Parkinson's transplants emerge as stem cell pioneer Jeanne Loring joins R&D race
Jeanne Loring hadn’t studied Parkinson’s in 22 years when she got an email from a local neurologist.
The neurologist, Melissa Houser, didn’t know Loring had ever published on the disease. She was just looking for a stem cell researcher who might hear her out.
“I think I was just picked out of a hat,” Loring told Endpoints News.
At a meeting in Loring’s Scripps Research office, Houser and a Parkinson’s nurse practitioner, Sherrie Gould, asked her why there was so much research done in stem cell transplants for other neurodegenerative diseases but not Parkinson’s. They wanted to know if she would work on one.
“Funding,” Loring told them, get me the funding — $200,000 — and I’m yours.
That was in 2011. The decade that ensued saw scientists on three continents and both North American coasts work, sometimes collaboratively, to use new technology to resurrect a vision once discarded for reasons that extended well beyond scientific. Now, researchers are closely watching for the results of the first such transplants in Japan while Bayer-backed BlueRock is awaiting only a final FDA go-ahead to start its trials. And after nearly 10 years of patient and public-backed research, Loring is today launching her company, Aspen Neuroscience, from stealth mode with a technology others saw as unworkable and an eye toward its own trials next year.
Some are even toying around, cautiously, with the word “cure,” even as others – including the first doctor to execute a transplant for Parkinson’s – see more exciting developments elsewhere.
“We’ve developed symptomatic treatments,” BlueRock development VP Mike Scott told Endpoints. “But with this regenerative medicine approach, you’re talking about reversing lost function. It’s transformative. It has the potential to be a functional cure.”
Aspen enters with one of the most famous names in stem cell research. Loring did her PhD on stem cells before most Americans had heard of them and was dubbed by the late science journalist Bradley Fikes, “a stem cell evangelist” for her work over the ensuing decades. In 2001, she developed 9 of the embryonic cell lines George W. Bush approved for research.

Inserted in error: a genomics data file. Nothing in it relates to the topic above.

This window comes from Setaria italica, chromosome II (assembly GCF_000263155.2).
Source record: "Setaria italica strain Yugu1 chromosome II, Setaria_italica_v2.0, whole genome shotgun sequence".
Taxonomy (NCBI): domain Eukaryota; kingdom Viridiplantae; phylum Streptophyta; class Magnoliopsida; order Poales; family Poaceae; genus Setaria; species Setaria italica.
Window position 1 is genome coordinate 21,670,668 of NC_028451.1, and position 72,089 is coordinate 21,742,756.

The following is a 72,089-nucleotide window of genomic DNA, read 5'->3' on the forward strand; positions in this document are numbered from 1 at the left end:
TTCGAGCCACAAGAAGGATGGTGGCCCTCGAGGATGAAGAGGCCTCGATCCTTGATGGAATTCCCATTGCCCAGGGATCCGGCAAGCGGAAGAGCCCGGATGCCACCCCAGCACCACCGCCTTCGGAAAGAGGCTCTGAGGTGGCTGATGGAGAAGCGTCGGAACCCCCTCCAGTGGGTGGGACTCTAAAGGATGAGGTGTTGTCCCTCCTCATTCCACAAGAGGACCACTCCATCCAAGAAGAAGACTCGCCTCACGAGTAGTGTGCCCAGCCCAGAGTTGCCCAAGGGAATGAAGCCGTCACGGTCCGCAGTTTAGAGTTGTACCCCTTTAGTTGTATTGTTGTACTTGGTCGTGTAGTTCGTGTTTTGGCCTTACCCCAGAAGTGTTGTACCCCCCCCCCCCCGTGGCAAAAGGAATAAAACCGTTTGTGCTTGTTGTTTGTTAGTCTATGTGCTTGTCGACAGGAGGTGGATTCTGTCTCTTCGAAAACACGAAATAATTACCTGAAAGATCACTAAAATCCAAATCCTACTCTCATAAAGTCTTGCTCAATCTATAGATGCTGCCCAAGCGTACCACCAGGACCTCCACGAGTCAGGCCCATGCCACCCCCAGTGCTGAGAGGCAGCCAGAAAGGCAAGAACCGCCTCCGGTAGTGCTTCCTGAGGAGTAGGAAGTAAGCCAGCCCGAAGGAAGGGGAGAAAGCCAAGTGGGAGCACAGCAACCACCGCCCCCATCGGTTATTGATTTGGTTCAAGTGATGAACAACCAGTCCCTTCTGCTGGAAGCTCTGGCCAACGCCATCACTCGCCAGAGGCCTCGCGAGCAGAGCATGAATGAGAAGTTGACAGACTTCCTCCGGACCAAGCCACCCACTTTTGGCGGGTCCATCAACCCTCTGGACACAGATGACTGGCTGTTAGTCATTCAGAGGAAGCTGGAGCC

“She’s one of the godmothers of stem cell therapy,” Scott said.
Loring’s first attempt at applying her cell work in biotech came at Hana Biologics in 1987, where she tried to graft dopamine neurons into rats engineered with Parkinson’s. Parkinson’s symptoms are caused by these dopamine neurons decaying — which affect not only pleasure, but also movement and body control — and it had been theorized that a transplant could curb or even reverse the disease. The longstanding carbidopa levodopal, or “L-dopa,” treatments supplement the lost dopamine but can vary in their effectiveness and don’t reverse the damage.
“There’s no turning back,” Loring said. “The only way to turn back the clock is to replace those neurons.”
The experiment proved promising, but the company failed. Loring published a paper and moved onto GenPham and Alzheimer’s mice.
At the same time, Curt Freed and Robert Breeze at the University of Colorado implanted a patient for the first time with human fetus-derived dopamine cells. From 1988 through 1999, they implanted 61 patients and published results showing some patient improvement, but the therapy went nowhere. The problem, Freed said, had little to do with efficacy.
“It was almost impossible to find the right kind of human fetal tissue from abortion,” Freed, who is not affiliated with Aspen or BlueRock, told Endpoints.
The technology for an alternative emerged in 2006, when Shinya Yamanaka demonstrated how any living cell could be chemically induced into stem cell state, effectively untethering stem cell research from its political and sourcing quandaries. In 2011, Lorenz Studer, founder of the Memorial Sloan Kettering Center for Stem Cell Biology, published a Nature paper showing how dopamine neurons from these induced human stem cells, also called induced-pluripotent stem cells (iPS), could be engrafted onto rats. Studer would go on to build that work into BlueRock in 2016.
Loring’s work leading up to that 2011 meeting had largely been in genomics — including founding Arcos Biosciences, the forerunner of diabetes cell transplant Viacyte — and after Gould and people with Parkinsons’ raised the necessary lab funds through a summit of Mt. Kilimanjaro, she took a different approach than Studer and top researchers in Japan and Sweden took.
Loring sought to do an autologous as opposed to an allogeneic transplant: Rather than take cells from another human, build up a large bank and then implant a certain number into a patient, she wanted to take a patient’s own skin cells, turn them into stem cells and then dopamine neurons and finally implant them into the brain.